Is Honey Acidic? Honey Acidity & How It’s Measured

is honey acidic

Alkaline diets have become popular, which means you may be concerned about the acidity of the food you consume.

Is honey acidic comes up often, so let’s answer it quickly before diving into more detail;

Honey is acidic and has a pH range as low as 3.4 and as high as 6.1 on the pH scale. The pH of honey, on average, is 3.9. What determines the acidity of honey is the floral source from which the bees collect the nectar.

Honey pH In Context

We measure acidity using the pH scale.

The pH scale is logarithmic and runs from 1 to 14. One being very acidic, 7 being neutral, and 14 being basic or alkaline. 

Even at its mildest 6.1 pH, honey is an acid. The lower the number, the more the acidity. The higher the number, the stronger the alkalinity.

Most foods we consume are in the pH range of 2-7. Here are some examples:

  • Corn – 6.0-6.5
  • Cherries – 3.2-4.0
  • Oranges – 3.0-4.0
  • Lemons – 2.2-2.4
  • Eggs – 7.6-8.0
  • Carrots – 4.9-5.3

The average pH of honey is 3.9.

What is honey made of?

Honey is a mixture of different types of sugars; It includes fructose, glucose, and sugar. It also falls under the carbohydrate classification but contains many more elements that you should know about.

For more information on what food group honey falls under, click here to read our detailed post.

Part of the honey-making process is the dehydration of nectar. Nectar is generally 70-80 percent water. Honey has a water content of about 18 percent.

Honey contains 26 or 27 amino acids and many enzymes. However, the complete chemical analysis would show you that besides amino acids, honey is a source of:

  • Vitamins – such as vitamin C, niacin, and riboflavin are the number one most beneficial aspect of honey, including niacin and riboflavin.
  • Minerals – There is a long list of minerals in honey, including iron, zinc, and copper.
  • Organic Acids – which help preserve the taste of honey. Not all honey tastes the same.
  • Traces of Pollen – Nothing is free, and the bees take the pollen to get the honey.
  • Flavor compounds – which come from the flowers and plants the worker bees collect the nectar from
  • Fragrance compounds – such as aromatic acids, also come from the flowers the worker bees collect the nectar.
  • Antioxidants – This is the second most beneficial part of honey.
  • Gluconic acid – is a glucose oxidase – and other acids that come from sugars.

All of these ingredients in honey make raw honey a superfood with some natural antibiotic properties.

Click here to learn more about how bees make honey.

What are the acid types present in honey?

Honey has a long list of naturally occurring acids. They include:

  • Acetic acid – the primary acid in vinegar
  • Butyric acid – occurs naturally in our bodies thanks to beneficial bacteria.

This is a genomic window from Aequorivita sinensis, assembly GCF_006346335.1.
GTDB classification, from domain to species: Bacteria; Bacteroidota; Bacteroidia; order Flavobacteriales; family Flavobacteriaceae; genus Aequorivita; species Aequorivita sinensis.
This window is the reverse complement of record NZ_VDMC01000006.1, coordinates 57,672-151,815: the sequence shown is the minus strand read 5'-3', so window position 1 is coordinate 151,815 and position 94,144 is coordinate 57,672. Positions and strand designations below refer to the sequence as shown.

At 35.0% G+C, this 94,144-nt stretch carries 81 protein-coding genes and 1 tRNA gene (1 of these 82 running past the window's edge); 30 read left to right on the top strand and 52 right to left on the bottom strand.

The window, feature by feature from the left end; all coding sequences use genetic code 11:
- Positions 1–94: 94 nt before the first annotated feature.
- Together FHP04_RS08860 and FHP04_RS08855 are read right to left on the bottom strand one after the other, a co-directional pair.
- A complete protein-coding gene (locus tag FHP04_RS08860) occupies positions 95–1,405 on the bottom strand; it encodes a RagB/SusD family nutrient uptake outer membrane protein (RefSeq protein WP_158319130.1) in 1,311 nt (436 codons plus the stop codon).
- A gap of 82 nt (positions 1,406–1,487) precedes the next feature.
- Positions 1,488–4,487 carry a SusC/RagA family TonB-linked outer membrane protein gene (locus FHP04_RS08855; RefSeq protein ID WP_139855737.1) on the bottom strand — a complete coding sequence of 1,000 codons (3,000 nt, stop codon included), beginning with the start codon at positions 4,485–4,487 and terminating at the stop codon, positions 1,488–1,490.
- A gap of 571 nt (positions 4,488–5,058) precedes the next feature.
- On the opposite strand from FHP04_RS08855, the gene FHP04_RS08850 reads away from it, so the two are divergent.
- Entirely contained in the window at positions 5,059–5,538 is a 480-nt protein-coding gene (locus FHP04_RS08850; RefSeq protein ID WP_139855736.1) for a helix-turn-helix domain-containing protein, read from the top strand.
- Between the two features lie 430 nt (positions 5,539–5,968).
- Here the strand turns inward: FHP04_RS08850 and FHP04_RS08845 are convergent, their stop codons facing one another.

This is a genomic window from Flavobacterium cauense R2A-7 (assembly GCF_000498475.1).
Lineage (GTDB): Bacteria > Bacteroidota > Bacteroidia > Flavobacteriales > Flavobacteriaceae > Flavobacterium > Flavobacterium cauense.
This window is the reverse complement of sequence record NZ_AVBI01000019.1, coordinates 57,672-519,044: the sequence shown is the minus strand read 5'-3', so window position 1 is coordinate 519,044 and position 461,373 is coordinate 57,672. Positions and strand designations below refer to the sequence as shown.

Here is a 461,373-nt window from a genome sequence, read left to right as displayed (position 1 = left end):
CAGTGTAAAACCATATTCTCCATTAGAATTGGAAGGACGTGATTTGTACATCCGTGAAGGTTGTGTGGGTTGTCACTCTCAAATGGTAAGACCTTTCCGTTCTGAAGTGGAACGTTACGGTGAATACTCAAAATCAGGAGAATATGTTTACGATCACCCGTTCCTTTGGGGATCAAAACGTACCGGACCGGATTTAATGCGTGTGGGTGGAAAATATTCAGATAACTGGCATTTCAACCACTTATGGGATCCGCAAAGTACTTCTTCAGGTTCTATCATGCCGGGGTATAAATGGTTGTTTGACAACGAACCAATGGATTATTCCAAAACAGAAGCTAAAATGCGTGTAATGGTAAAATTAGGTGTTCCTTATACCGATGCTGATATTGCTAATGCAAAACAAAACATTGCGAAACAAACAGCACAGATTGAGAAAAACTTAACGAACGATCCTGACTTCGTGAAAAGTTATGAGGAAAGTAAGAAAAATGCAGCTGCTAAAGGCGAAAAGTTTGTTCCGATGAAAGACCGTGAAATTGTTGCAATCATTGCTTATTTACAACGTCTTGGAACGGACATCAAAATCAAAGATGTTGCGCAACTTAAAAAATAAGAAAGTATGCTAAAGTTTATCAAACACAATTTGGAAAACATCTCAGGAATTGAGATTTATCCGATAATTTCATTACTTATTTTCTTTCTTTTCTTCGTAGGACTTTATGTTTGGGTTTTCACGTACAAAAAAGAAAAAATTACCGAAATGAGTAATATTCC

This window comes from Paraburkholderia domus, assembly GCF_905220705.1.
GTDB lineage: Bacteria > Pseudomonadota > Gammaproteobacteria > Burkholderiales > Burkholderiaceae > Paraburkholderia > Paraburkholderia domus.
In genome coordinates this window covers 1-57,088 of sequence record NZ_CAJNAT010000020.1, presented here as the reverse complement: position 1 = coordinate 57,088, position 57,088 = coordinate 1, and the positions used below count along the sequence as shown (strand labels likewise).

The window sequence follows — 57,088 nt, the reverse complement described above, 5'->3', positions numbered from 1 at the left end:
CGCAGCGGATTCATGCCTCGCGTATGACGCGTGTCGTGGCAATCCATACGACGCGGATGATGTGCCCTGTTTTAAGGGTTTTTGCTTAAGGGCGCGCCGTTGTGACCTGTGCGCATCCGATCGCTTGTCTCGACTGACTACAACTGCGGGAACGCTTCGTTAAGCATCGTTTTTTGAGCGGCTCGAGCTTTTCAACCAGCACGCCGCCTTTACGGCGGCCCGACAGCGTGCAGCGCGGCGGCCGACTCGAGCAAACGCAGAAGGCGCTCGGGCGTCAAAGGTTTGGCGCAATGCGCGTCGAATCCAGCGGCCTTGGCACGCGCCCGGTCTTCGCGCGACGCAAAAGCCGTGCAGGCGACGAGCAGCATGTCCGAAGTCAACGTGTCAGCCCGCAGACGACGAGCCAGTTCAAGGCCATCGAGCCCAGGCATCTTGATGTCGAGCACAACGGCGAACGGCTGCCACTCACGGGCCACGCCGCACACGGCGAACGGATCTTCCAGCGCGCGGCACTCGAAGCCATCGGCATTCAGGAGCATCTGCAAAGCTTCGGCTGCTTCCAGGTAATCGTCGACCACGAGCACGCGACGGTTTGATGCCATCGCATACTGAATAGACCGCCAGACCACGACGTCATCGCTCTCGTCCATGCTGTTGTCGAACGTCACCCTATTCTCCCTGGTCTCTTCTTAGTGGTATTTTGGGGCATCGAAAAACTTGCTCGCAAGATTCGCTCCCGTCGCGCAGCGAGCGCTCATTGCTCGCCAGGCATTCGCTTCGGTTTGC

• Citric acid – such as from citrus fruit, naturally occurs in honey and helps with metabolic processes.
  • Formic acid – which is also a defense for ants, helps with chemical synthesis.
  • Gluconic acid – is a sugar acid with antiseptic and chelating properties.
  • Lactic acid – is helpful as an antimicrobial compound.
  • Malic acid – part of the system bodies use to make energy.
  • Pyroglutamic acid – part of the amino acids found in honey.
  • Succinic acids – help with metabolic function.
  • Gluconic acid – helps keep honey sweet.

What is the ph of different types of honey?

As mentioned, honey can range from 3.4-6/1 on the pH scale. What makes honey have such a wide range of pH? The source of honey causes different levels of acidity. For example, when honey bees feed on sunflowers, the pH is 3.7 but when honey bees feed on the flowers from the chestnut tree, their honey has a pH of around 4.53.

When honeybees feed on herbaceous plants, their honey tends to have low pH – 3.50 for rosemary and 3.4 for lavender. However, when bees feed on blossoms, their honey tends to have a pH of around 4/1.

How honey’s acidity kills bacteria

Bacteria have specific environmental ranges in which they can thrive. Low acids are an environment in which many bacteria cannot survive. Another way that honey kills bacteria and other microorganisms are that it dehydrates them. 

We’ve talked about how much water is in nectar (70-80 percent.) Honey has a water content of just 18 percent, making it dryer than nectar. When bacteria are in honey, they die because the honey causes them to dehydrate. For that reason, honey has antibacterial properties and is sometimes used to treat surface wounds.

Is honey good for acid reflux?

Several research studies indicate that honey is helpful as a treatment for acid reflux. 

A standard homeopathic option is to mix honey and lemon juice in warm water. Even though both lemon juice and honey are acids, the combination creates an alkaline effect that can neutralize stomach acid and heartburn.

How to use honey for acid reflux?

Honey will neutralize the stomach acid by mixing it with lemon juice and warm water. 

Another way that honey helps with acid reflux is as a coating for the digestive lining of the esophagus and stomach. The honey coating protects the smooth lining of the upper digestive tract from the harsher stomach acid.

What’s more, honey has other health benefits including relief from peptic ulcers and diarrhea.

What about the beeswax in raw honeycomb?

Great question! We wrote an entire post about what raw honeycomb is made of, the nutritional information, and 8 great ways to eat raw honeycomb. Check it out here.

Beekeeper Paul

Hello there! I'm the beekeeping hobbyist behind I'm fascinated by all things bees and I'm fueled by the honey I get to enjoy from my very own hives.

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